The Foundation of all Scientific Truth

Science observes how the power of God operates, discovers a regular pattern somewhere and fixes it as a “law.”  The uniformity of God’s activities in His creation enables the scientist to predict the course of natural phenomena.  The trustworthiness of God’s behavior in His world is the foundation of all scientific truth.  Upon it the scientist rests his faith and from there he goes on to achieve great and useful things in such fields as those of navigation, chemistry, agricultural and the medical arts.

– A.W.Tozer; Knowledge of the Holy; Kindle Version; Page 54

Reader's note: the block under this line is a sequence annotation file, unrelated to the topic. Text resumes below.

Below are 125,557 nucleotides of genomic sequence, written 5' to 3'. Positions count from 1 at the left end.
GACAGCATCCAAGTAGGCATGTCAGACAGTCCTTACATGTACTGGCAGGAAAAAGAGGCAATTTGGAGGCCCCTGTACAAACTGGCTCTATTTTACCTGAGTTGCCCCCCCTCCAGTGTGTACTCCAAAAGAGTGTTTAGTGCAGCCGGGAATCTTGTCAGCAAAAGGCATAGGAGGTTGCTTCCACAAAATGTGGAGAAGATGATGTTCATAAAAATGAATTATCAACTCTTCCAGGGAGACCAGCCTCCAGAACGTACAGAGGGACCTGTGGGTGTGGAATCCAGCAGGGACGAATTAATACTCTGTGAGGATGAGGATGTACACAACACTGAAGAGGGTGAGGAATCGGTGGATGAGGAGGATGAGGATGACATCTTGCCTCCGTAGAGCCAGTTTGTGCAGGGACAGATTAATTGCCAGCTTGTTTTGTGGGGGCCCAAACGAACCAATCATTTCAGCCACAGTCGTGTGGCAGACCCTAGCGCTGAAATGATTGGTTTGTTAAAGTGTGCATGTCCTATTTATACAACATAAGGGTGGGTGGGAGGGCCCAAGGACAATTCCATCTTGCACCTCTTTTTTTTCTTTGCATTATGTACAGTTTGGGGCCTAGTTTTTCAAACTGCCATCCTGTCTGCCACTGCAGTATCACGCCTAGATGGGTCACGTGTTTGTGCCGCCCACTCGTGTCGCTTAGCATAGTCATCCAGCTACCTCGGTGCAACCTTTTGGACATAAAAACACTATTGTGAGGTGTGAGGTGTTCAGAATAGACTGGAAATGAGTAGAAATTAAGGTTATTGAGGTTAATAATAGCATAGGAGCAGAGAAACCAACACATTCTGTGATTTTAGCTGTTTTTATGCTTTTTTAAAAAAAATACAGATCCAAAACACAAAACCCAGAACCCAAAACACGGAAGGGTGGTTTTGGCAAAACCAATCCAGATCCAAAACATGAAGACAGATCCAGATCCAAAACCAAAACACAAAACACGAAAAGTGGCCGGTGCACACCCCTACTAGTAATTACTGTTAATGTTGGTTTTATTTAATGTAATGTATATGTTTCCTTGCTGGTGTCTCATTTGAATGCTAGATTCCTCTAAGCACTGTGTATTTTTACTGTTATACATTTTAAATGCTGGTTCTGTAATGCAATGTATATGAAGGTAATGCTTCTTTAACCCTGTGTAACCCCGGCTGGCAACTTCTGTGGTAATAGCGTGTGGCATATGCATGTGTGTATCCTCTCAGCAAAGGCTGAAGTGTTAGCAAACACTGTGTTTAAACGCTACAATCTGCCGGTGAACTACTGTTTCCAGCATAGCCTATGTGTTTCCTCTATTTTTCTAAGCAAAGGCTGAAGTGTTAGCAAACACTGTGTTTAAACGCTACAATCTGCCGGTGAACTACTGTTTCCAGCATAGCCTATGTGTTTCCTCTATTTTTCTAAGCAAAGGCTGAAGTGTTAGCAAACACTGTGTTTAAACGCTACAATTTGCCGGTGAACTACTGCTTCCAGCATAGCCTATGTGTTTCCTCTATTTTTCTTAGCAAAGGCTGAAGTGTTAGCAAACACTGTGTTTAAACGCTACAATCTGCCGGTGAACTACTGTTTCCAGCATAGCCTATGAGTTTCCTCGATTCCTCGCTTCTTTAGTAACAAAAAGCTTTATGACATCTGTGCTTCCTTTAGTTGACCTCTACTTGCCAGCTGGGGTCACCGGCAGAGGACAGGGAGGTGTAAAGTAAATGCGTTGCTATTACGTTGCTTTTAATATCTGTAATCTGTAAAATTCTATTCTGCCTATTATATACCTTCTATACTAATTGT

A Tragedy of Huge Proportions

To be made for eternity and forced to dwell in time is for mankind a tragedy of huge proportions.  All within us cries for life and permanence, and everything around us reminds us of mortality and change.  Yet that God has made us of the stuff of eternity is both a glory and a prophecy yet to be fulfilled.

– A.W.Tozer; Knowledge of the Holy; Kindle Version; Page 34

It Arises from His Sovereign Good Pleasure

To admit the existence of a need in God is to admit incompleteness in the divine Being.  Need is a creature-word and cannot be spoken of the Creator.  God has a voluntary relation to everything He has made but He has no necessary relation to anything outside of Himself.  His interest in His creatures arises from His sovereign good pleasure, not from any need those creatures can supply nor from any completeness they can bring to Him who is complete in Himself.